The takeover: city appoints appeals hearing officer
May 08, 2018 03:31PM ● Published by Cassie Goff
Paxton Guymon will serve as the new Cottonwood Heights appeals hearing officer. (Paxton Guymon/York Howell & Guymon)
By Cassie Goff | email@example.com
Meet Cottonwood Heights new appeals hearing officer (AHO), Paxton R. Guymon.
Guymon was appointed by Cottonwood Heights City Manager John Park, with advice from city staff and consent from the the city council. As the AHO, Guymon’s duties include “hearing and deciding appeals where it is alleged that there is an error in any order, requirement, decision or determination made by an administrative official or the planning commission in the enforcement or interpretation of this title or any ordinance adopted pursuant thereto, including conditional use decisions and subdivisions or subdivision amendments.” He can also “authorize variances from the terms of this title pursuant to the procedures and standards of the city.” His role as AHO is outlined in Chapter 19.92 in the city’s Code of Ordinances.
Previously, the board of adjustment acted as an appeal authority for the city. However, the Utah Legislature enacted the Municipal Land Use, Development, and Management Act (LUDMA) in 2005, “which essentially re-wrote Utah’s prior legal framework under which Utah’s cities are empowered to enact land use regulations within their respective jurisdictions,” said city attorney Shane Topham. “One change was to empower cities to use a single hearing officer as their ‘appeal authority,’ instead of a five-person board of adjustment.”
“The city decided to have someone trained and experienced in law, rather than have a board of adjustment with people from different backgrounds who were not legally trained,” Guymon said.
Topham explained that “proponents of the hearing officer approach believe that it ultimately is more cost effective on an overall basis than the traditional board of adjustment approach. And that the approach should allow the correct and legally defensible land use decision to be reached more efficiently; while at the same time reducing the chances of further costly appeal of the matter to district court.”
The AHO of Cottonwood Heights must be a law-trained individual, and with over 20 years of experience, Guymon certainly is. Guymon began his education at the University of Utah where he graduated with an honors bachelor of arts. He became licensed as a real estate sales agent before attending and graduating from the University of Utah’s College of Law with a doctor of jurisprudence.
After graduating from law school, Guymon worked as a judicial law clerk to Justice Leonard Russon on the Utah Supreme Court. He has also served in many other capacities, including chairing the Real Property Section of the Utah Bar, serving as a board member for the Utah Land Use Institute, teaching seminars for the National Business Institute on topics including real estate litigation in Utah and evictions and landlord-tenant law in Utah, co-chairing the Government Relations Committee for the Utah State Bar and speaking at conferences sponsored by the Utah Land Use Institute and the Utah Association of Realtors.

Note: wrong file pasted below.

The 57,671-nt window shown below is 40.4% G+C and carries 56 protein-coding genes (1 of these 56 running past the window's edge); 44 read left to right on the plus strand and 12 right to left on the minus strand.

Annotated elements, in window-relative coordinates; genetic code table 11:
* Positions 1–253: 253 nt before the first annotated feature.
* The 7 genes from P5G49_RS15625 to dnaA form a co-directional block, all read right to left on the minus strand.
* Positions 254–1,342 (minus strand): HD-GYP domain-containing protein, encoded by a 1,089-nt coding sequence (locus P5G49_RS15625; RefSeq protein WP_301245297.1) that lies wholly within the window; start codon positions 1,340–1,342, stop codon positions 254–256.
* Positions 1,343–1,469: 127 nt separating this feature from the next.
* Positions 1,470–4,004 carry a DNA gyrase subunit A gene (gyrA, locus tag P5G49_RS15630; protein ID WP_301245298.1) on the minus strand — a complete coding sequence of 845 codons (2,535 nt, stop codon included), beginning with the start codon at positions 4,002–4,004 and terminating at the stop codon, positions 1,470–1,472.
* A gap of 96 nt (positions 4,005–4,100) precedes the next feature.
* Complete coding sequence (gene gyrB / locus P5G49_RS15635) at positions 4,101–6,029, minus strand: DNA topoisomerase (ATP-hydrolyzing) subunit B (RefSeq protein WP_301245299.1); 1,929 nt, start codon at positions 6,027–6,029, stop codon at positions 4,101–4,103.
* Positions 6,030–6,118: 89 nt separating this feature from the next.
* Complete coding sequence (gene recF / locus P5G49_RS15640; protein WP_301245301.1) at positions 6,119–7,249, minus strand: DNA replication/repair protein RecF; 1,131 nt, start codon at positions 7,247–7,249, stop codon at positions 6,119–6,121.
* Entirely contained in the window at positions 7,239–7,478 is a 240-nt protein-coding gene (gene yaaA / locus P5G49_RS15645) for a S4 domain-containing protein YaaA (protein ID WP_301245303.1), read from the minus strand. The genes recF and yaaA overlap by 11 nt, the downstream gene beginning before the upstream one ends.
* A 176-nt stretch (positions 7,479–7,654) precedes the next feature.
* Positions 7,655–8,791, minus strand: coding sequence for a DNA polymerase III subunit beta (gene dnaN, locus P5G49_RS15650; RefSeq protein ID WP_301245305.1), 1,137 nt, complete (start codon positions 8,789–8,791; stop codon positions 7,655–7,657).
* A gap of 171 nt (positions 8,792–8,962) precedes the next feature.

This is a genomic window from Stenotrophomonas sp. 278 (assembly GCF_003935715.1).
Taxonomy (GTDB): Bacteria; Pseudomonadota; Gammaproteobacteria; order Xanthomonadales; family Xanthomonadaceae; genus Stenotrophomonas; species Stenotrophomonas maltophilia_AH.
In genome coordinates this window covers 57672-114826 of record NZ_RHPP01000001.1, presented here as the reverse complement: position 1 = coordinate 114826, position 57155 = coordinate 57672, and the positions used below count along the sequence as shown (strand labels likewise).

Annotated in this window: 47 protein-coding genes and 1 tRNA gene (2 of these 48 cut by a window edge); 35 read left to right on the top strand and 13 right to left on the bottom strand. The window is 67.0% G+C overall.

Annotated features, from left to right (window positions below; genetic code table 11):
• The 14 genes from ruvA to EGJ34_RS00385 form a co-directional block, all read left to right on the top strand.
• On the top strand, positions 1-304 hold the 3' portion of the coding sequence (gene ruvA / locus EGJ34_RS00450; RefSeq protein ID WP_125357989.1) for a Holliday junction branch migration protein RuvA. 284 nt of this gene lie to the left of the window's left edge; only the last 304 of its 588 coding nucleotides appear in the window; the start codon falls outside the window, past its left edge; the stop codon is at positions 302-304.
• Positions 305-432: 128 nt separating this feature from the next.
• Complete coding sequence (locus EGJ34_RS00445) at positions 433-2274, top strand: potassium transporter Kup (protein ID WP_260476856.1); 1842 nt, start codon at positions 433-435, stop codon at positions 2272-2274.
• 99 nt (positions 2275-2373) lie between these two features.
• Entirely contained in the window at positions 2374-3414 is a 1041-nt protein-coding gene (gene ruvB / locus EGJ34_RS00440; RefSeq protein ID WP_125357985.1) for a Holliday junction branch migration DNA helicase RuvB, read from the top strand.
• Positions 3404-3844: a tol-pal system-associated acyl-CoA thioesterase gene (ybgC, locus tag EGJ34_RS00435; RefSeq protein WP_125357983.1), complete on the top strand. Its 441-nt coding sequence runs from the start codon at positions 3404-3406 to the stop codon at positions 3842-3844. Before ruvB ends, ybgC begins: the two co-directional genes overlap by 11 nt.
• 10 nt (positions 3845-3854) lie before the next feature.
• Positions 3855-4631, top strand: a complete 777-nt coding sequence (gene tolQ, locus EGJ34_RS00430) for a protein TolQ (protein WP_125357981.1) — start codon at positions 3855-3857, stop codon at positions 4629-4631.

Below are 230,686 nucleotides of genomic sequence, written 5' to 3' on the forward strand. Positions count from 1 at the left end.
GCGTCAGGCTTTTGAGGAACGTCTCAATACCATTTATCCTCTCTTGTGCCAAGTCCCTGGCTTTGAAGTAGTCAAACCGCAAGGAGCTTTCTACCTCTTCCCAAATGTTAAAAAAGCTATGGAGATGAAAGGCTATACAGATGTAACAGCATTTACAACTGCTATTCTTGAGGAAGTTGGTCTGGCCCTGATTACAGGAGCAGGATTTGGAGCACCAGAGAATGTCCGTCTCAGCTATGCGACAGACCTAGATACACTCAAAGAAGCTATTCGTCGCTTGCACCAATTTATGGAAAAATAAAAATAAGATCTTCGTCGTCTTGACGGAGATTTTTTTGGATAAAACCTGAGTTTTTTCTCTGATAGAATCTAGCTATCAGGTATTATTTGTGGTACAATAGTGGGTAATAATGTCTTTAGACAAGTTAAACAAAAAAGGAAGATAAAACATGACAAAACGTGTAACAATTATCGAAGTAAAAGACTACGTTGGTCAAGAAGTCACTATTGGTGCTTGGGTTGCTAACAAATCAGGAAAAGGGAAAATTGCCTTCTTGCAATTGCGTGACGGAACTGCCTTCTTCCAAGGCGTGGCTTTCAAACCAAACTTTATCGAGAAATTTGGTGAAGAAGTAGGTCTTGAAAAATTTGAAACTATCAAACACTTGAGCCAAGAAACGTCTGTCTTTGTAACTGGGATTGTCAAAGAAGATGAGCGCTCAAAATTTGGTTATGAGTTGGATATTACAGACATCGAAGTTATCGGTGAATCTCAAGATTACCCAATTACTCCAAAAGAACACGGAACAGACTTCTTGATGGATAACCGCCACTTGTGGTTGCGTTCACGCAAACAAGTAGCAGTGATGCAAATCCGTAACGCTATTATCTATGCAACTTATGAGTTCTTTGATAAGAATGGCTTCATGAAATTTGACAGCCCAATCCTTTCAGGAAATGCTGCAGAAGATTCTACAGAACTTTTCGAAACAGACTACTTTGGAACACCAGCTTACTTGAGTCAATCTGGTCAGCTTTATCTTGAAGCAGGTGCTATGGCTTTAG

Currently working as a managing partner with the law firm York Howell & Guymon, Guymon practices many areas of real estate law, including real estate litigation matters, land use and zoning, subdivisions, land acquisitions and development, real estate finance, condominiums, owners associations and a wide variety of real estate transactions.
Guymon has been consistently selected as one of Utah’s Legal Elite by Utah Business magazine, a top real estate lawyer in the Mountain States Super Lawyers magazine, and named one of the top 100 lawyers in the entire mountain states region by Super Lawyers magazine.
As for acting as the AHO for Cottonwood Heights, “I feel like I’m very qualified,” Guymon said. “I have a lot of experience handling this kind of work for private clients. I’ve handled all sorts of land use applications, city councils, planning commissions and matters involving appeals hearing officers in other cities.”
“I like doing work for cities. I usually represent developers and property owners in law practice so this gives me a nice variation,” Guymon said.
Previously, Guymon served on the city’s planning commission for six years. “I think Cottonwood Heights is a great city. I love the location, the amenities and the people. There’s a very talented staff that works for the city. It’s good to work with people like that.”
Topham was pleased with the decision to appoint Guymon as the AHO. “I’ve known Paxton professionally for many years and worked closely with him while he served on the city’s planning commission. Based on my long experience with Paxton, I have the upmost respect for his knowledge of Utah land use law, his character and his wisdom, and think he’ll do a commendable job as a land use officer for Cottonwood Heights.”
“This is my way of contributing to the city,” Guymon said. Even though he could make more money with private clients, he chooses to serve as the AHO because he likes staying involved and wants to continue to grow and learn.
Even though Guymon has only been appointed for about two months, he knows his process for making a decision. “I take into account reports by city staff, application materials by property owners and my own knowledge of real estate law,” he explained.
“My goal is to be as impartial, objective and professional as possible in making accurate decisions that are supported by the law,” Guymon said. “I hope to make friends, not enemies, and earn people’s respect.”